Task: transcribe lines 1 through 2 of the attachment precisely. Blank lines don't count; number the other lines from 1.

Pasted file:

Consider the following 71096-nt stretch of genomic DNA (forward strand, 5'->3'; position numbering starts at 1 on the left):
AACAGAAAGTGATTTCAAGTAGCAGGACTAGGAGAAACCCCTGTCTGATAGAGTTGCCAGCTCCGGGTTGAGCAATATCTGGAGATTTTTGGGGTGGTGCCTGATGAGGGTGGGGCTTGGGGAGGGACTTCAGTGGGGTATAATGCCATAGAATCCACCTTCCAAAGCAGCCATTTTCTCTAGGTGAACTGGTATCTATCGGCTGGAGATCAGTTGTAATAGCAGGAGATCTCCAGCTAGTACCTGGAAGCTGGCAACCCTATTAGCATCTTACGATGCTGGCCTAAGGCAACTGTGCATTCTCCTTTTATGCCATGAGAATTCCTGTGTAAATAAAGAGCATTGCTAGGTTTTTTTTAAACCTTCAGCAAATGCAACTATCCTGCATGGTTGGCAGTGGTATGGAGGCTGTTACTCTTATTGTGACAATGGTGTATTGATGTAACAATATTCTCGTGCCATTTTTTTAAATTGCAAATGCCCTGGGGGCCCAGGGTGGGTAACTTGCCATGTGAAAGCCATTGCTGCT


Consider the following 71096-nt stretch of genomic DNA (forward strand, 5'->3'; position numbering starts at 1 on the left):
AACAGAAAGTGATTTCAAGTAGCAGGACTAGGAGAAACCCCTGTCTGATAGAGTTGCCAGCTCCGGGTTGAGCAATATCTGGAGATTTTTGGGGTGGTGCCTGATGAGGGTGGGGCTTGGGGAGGGACTTCAGTGGGGTATAATGCCATAGAATCCACCTTCCAAAGCAGCCATTTTCTCTAGGTGAACTGGTATCTATCGGCTGGAGATCAGTTGTAATAGCAGGAGATCTCCAGCTAGTACCTGGAAGCTGGCAACCCTATTAGCATCTTACGATGCTGGCCTAAGGCAACTGTGCATTCTCCTTTTATGCCATGAGAATTCCTGTGTAAATAAAGAGCATTGCTAGGTTTTTTTTAAACCTTCAGCAAATGCAACTATCCTGCATGGTTGGCAGTGGTATGGAGGCTGTTACTCTTATTGTGACAATGGTGTATTGATGTAACAATATTCTCGTGCCATTTTTTTAAATTGCAAATGCCCTGGGGGCCCAGGGTGGGTAACTTGCCATGTGAAAGCCATTGCTGCT